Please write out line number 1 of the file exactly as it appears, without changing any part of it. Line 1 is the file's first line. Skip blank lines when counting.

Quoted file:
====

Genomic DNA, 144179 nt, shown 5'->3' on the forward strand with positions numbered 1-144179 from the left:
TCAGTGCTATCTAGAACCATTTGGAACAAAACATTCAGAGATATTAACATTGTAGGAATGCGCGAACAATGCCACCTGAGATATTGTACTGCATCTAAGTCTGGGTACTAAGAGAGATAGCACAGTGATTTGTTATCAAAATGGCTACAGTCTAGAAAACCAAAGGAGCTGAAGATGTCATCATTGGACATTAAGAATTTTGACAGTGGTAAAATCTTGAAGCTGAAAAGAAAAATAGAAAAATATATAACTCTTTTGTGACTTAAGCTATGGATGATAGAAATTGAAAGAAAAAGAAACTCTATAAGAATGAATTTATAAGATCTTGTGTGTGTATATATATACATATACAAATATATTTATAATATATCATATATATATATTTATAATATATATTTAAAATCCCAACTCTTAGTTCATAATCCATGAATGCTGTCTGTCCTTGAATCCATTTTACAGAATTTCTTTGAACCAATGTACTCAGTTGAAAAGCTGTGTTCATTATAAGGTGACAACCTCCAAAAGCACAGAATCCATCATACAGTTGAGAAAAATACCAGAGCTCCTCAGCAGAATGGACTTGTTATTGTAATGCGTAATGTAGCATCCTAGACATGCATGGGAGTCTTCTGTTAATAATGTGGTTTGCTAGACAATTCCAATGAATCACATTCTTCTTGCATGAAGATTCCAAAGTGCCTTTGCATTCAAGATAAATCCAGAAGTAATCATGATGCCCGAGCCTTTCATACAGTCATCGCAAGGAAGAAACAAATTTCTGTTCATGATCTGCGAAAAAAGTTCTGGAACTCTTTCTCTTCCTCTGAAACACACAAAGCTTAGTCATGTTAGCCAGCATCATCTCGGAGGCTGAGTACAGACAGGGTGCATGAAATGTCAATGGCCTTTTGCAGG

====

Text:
Genomic DNA, 144179 nt, shown 5'->3' on the forward strand with positions numbered 1-144179 from the left: